The New Antiepileptic Drugs: The Search for Synergy

Leach, John Paul (1996) The New Antiepileptic Drugs: The Search for Synergy. MD thesis, University of Glasgow.

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Many epileptologists believe that the new antiepileptic drugs as a group constitute a major advance in the treatment of epilepsy. Even their fiercest proponent, however, could not convincingly argue that they are the ideal treatment for all patients with epilepsy. It is widely accepted that if the 'magic bullet' for epilepsy exists, then we have still to find it. Given that the development of new antiepileptic compounds is an expensive, time-consuming gamble, then it may be more beneficial to expend our energies on a quest for better ways of using those compounds already available. Combination therapy is commonplace in other conditions such as hypertension, Parkinsons disease, cardiac failure, or infections such as tuberculosis, and there should be no reason why specific treatments should not be combined with particular efficacy in the treatment of epilepsy. Polypharmacy with antiepileptic drugs (AEDs) has fallen out of favour in recent times. For some years, the prevailing opinion has been that AED combinations merely maximise the incidence of drug-related adverse events while conferring little benefit in terms of seizure control. While this may have been true of the established drugs, phenytoin, carbamazepine, and valproate we should be open to the possibility that the newer AEDs are more suited to use as polypharmacy. We know that the newer AEDs have different mechanisms of action, have fewer pharmacokinetic interactions, and cause less sedation than their older counterparts, while pre-clinical trials would also suggest that they are more specific in their actions. These qualities may suggest that there will be a reduction in the frequency and / or severity of pharmacodynamic interactions when they are used simultaneously. Aside from chance observation, how else can we begin to plan our treatment combinations? The results of basic in-vitro research may suggest certain possibilities, but these will only be relevant in our clinics if we are aware of the key issues involving each new AED. Most importantly: What is/are the relevant mode(s) of action of each drug? To anticipate pharmacodynamic interactions and therapeutic synergy, we need to have a comprehensive view of the actions of each individual drug. For example, vigabatrin is known to inhibit GABA-transaminase, but what changes does it exert on the metabolism of glutamate? Does it have other important effects on GABA? Remacemide, another AED in development was known to be a non-competitive n-methyl-d-aspartate (NMDA) receptor antagonist, but recent evidence has proven its effect on sodium channel conductance. What effect will it have on the GABAergic system? Even once we have a fuller picture of each drug's neurochemical effects (and we cannot even do this convincingly for those drugs that are licensed in the UK!) then how do we proceed in planning the treatment of refractory epilepsy? Should we combine drugs which target the same system (e.g. two GABAergic drugs)? Or should we aim to manipulate two different systems (e.g. one drug acting on the GABAergic system, and one on the excitatory system)? Are there any pharmacodynamic or pharmacokinetic interactions between the two drugs? Are these effects beneficial or deleterious? The answer to this can only be gleaned from proper testing during preliminary clinical trials. Each new AED firstly has to undergo clinical trials as add-on therapy; pharmacokinetic interactions are usually picked up at this relatively early stage of investigation. During each trial, it may also be rational to carry out meta-analyses to investigate which co-therapies are particularly well or poorly tolerated. Despite the relative ease with which this might be accomplished in this age of computerisation, no such analyses have been carried out (or at least not been published!) for any of the emergent treatments, and possible reasons for this will be discussed later. Once both questions are satisfactorily answered, and we suspect that a particular combination of drugs may have some particular merit, then further testing against appropriate controls will be required. The difficulties involved in this will be addressed. The experiments described in this thesis investigate different aspects of some of the newer AEDs. Animal experiments are used to investigate the neurochemical actions of remacemide, gabapentin, tiagabine, and vigabatrin at varying doses with particular emphasis on the GABA shunt. Following the clinical observation of good additive effect with combined tiagabine and vigabatrin, the same parameters were used to look at this particular combination. Culture of rat astrocytes and neurones are used to delineate the dose-related effects of vigabatrin on GABA uptake, a phenomenon previously described in our laboratory. The specific combination of vigabatrin and tiagabine is also used to search for additive or synergistic effects on this system. One set of double-blind clinical studies attempts to investigate interactions between remacemide and the established AEDs, while another investigates the cognitive effects of add-on gabapentin. The issues faced by clinicians in the formation of a rational plan for AED polypharmacy are discussed, and the scope for further investigation is explored.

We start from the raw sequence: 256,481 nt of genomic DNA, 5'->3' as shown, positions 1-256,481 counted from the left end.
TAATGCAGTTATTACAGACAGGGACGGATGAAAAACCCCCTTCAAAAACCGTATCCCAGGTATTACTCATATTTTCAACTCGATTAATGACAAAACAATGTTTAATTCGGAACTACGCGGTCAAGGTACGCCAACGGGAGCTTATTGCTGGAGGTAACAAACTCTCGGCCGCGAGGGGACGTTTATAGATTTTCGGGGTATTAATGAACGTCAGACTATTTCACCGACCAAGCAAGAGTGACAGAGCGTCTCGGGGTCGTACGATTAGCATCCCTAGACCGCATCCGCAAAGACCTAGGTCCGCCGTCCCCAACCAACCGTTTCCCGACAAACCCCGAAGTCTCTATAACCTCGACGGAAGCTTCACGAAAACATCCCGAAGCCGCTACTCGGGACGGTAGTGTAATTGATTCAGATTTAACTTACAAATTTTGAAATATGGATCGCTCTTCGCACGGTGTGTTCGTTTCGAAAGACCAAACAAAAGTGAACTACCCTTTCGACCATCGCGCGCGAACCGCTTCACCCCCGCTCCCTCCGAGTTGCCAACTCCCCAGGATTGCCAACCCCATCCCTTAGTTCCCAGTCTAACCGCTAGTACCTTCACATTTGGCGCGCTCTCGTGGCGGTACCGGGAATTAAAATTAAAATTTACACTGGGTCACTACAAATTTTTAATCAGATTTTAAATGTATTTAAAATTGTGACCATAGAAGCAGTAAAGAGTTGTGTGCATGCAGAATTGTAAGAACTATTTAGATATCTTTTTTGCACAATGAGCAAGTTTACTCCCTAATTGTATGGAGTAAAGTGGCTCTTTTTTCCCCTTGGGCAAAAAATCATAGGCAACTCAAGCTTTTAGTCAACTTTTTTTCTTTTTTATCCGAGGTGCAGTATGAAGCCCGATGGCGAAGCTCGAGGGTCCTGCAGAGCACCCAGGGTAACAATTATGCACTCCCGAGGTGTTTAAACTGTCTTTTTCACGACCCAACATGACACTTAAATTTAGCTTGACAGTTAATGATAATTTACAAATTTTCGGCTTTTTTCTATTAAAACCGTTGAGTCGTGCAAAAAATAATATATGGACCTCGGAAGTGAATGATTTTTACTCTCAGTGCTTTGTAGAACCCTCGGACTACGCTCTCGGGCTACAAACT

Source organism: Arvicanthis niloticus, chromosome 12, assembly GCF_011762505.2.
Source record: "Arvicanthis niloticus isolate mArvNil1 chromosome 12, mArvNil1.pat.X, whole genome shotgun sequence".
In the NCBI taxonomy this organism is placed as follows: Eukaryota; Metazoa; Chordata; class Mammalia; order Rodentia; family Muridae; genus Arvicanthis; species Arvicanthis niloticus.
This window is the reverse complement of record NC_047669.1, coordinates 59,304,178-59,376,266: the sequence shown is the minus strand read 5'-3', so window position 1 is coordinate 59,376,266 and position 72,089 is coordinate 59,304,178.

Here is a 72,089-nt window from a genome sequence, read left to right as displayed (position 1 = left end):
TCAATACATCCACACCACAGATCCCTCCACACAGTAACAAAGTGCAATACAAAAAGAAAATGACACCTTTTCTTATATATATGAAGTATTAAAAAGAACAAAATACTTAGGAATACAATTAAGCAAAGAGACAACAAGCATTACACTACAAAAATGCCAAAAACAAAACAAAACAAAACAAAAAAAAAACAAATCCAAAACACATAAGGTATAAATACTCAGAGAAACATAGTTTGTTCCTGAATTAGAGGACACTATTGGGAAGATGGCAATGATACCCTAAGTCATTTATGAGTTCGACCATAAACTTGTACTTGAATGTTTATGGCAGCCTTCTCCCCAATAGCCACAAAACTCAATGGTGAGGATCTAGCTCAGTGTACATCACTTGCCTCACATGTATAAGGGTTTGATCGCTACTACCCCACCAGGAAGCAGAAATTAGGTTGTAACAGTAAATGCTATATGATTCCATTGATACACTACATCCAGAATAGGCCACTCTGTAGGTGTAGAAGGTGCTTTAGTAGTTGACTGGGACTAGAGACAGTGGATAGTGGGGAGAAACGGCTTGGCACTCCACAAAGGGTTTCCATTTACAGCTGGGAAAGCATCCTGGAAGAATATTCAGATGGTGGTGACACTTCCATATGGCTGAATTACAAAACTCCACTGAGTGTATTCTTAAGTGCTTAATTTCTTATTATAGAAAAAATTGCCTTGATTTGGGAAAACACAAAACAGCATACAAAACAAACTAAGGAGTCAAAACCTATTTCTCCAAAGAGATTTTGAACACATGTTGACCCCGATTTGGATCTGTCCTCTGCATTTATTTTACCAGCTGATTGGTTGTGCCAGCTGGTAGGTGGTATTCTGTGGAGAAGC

Item Type: Thesis (MD)
Qualification Level: Doctoral
Additional Information: Adviser: Martin Brodie
Keywords: Medicine, Pharmacology
Date of Award: 1996
Depositing User: Enlighten Team
Unique ID: glathesis:1996-75299
Copyright: Copyright of this thesis is held by the author.
Date Deposited: 19 Nov 2019 21:17
Last Modified: 19 Nov 2019 21:17

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